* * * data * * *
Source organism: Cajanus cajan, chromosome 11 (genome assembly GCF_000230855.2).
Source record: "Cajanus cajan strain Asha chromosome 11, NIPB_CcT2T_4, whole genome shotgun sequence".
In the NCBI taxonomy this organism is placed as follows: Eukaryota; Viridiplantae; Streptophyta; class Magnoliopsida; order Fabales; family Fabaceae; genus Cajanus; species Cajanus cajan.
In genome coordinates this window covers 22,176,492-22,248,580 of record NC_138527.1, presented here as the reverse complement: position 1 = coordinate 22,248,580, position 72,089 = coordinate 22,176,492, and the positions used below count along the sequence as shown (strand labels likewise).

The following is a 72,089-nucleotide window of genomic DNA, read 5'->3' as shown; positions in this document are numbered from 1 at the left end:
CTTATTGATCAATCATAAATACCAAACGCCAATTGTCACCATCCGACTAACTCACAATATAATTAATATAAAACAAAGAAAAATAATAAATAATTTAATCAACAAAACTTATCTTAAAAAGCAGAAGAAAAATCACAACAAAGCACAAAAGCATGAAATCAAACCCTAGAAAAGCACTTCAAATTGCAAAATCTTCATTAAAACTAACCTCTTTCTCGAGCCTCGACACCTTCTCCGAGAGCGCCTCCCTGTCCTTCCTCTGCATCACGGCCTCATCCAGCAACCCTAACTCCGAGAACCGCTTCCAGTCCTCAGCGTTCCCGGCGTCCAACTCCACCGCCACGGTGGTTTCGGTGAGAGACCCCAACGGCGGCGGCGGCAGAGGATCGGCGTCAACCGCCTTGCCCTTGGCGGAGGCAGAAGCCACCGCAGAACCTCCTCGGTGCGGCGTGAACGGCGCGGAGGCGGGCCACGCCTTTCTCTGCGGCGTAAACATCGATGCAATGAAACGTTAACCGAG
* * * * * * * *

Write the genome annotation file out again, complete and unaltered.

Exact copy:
Source organism: Cajanus cajan, chromosome 11 (genome assembly GCF_000230855.2).
Source record: "Cajanus cajan strain Asha chromosome 11, NIPB_CcT2T_4, whole genome shotgun sequence".
In the NCBI taxonomy this organism is placed as follows: Eukaryota; Viridiplantae; Streptophyta; class Magnoliopsida; order Fabales; family Fabaceae; genus Cajanus; species Cajanus cajan.
In genome coordinates this window covers 22,176,492-22,248,580 of record NC_138527.1, presented here as the reverse complement: position 1 = coordinate 22,248,580, position 72,089 = coordinate 22,176,492, and the positions used below count along the sequence as shown (strand labels likewise).

The following is a 72,089-nucleotide window of genomic DNA, read 5'->3' as shown; positions in this document are numbered from 1 at the left end:
CTTATTGATCAATCATAAATACCAAACGCCAATTGTCACCATCCGACTAACTCACAATATAATTAATATAAAACAAAGAAAAATAATAAATAATTTAATCAACAAAACTTATCTTAAAAAGCAGAAGAAAAATCACAACAAAGCACAAAAGCATGAAATCAAACCCTAGAAAAGCACTTCAAATTGCAAAATCTTCATTAAAACTAACCTCTTTCTCGAGCCTCGACACCTTCTCCGAGAGCGCCTCCCTGTCCTTCCTCTGCATCACGGCCTCATCCAGCAACCCTAACTCCGAGAACCGCTTCCAGTCCTCAGCGTTCCCGGCGTCCAACTCCACCGCCACGGTGGTTTCGGTGAGAGACCCCAACGGCGGCGGCGGCAGAGGATCGGCGTCAACCGCCTTGCCCTTGGCGGAGGCAGAAGCCACCGCAGAACCTCCTCGGTGCGGCGTGAACGGCGCGGAGGCGGGCCACGCCTTTCTCTGCGGCGTAAACATCGATGCAATGAAACGTTAACCGAG